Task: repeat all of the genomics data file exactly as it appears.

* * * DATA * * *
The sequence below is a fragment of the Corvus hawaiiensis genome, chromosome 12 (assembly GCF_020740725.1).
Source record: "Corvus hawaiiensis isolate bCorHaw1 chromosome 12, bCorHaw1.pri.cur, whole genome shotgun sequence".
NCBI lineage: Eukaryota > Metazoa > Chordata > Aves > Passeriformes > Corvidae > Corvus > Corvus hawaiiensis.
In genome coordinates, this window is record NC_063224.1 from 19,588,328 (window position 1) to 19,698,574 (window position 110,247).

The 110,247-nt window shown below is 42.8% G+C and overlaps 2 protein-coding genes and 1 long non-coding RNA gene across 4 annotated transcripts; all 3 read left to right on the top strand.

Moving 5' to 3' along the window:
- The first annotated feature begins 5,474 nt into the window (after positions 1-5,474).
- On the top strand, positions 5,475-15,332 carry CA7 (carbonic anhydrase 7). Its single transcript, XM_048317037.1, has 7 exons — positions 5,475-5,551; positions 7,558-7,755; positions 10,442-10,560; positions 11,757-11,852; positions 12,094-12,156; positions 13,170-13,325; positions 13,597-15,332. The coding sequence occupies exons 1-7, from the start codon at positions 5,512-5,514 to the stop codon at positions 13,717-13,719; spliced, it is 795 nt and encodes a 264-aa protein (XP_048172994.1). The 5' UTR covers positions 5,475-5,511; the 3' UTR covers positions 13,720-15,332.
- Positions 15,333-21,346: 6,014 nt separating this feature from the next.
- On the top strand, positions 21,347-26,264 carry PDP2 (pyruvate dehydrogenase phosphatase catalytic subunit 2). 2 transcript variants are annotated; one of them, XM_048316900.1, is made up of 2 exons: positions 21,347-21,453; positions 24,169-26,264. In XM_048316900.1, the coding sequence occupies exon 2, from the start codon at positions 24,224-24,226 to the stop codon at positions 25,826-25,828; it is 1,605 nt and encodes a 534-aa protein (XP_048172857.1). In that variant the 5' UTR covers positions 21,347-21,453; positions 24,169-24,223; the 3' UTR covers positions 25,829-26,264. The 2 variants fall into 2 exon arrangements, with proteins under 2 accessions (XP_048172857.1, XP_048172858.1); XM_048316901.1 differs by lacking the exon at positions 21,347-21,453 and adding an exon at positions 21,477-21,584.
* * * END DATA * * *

The sequence below is a fragment of the Corvus hawaiiensis genome, chromosome 12 (assembly GCF_020740725.1).
Source record: "Corvus hawaiiensis isolate bCorHaw1 chromosome 12, bCorHaw1.pri.cur, whole genome shotgun sequence".
NCBI lineage: Eukaryota > Metazoa > Chordata > Aves > Passeriformes > Corvidae > Corvus > Corvus hawaiiensis.
In genome coordinates, this window is record NC_063224.1 from 19,588,328 (window position 1) to 19,698,574 (window position 110,247).

The 110,247-nt window shown below is 42.8% G+C and overlaps 2 protein-coding genes and 1 long non-coding RNA gene across 4 annotated transcripts; all 3 read left to right on the top strand.

Moving 5' to 3' along the window:
- The first annotated feature begins 5,474 nt into the window (after positions 1-5,474).
- On the top strand, positions 5,475-15,332 carry CA7 (carbonic anhydrase 7). Its single transcript, XM_048317037.1, has 7 exons — positions 5,475-5,551; positions 7,558-7,755; positions 10,442-10,560; positions 11,757-11,852; positions 12,094-12,156; positions 13,170-13,325; positions 13,597-15,332. The coding sequence occupies exons 1-7, from the start codon at positions 5,512-5,514 to the stop codon at positions 13,717-13,719; spliced, it is 795 nt and encodes a 264-aa protein (XP_048172994.1). The 5' UTR covers positions 5,475-5,511; the 3' UTR covers positions 13,720-15,332.
- Positions 15,333-21,346: 6,014 nt separating this feature from the next.
- On the top strand, positions 21,347-26,264 carry PDP2 (pyruvate dehydrogenase phosphatase catalytic subunit 2). 2 transcript variants are annotated; one of them, XM_048316900.1, is made up of 2 exons: positions 21,347-21,453; positions 24,169-26,264. In XM_048316900.1, the coding sequence occupies exon 2, from the start codon at positions 24,224-24,226 to the stop codon at positions 25,826-25,828; it is 1,605 nt and encodes a 534-aa protein (XP_048172857.1). In that variant the 5' UTR covers positions 21,347-21,453; positions 24,169-24,223; the 3' UTR covers positions 25,829-26,264. The 2 variants fall into 2 exon arrangements, with proteins under 2 accessions (XP_048172857.1, XP_048172858.1); XM_048316901.1 differs by lacking the exon at positions 21,347-21,453 and adding an exon at positions 21,477-21,584.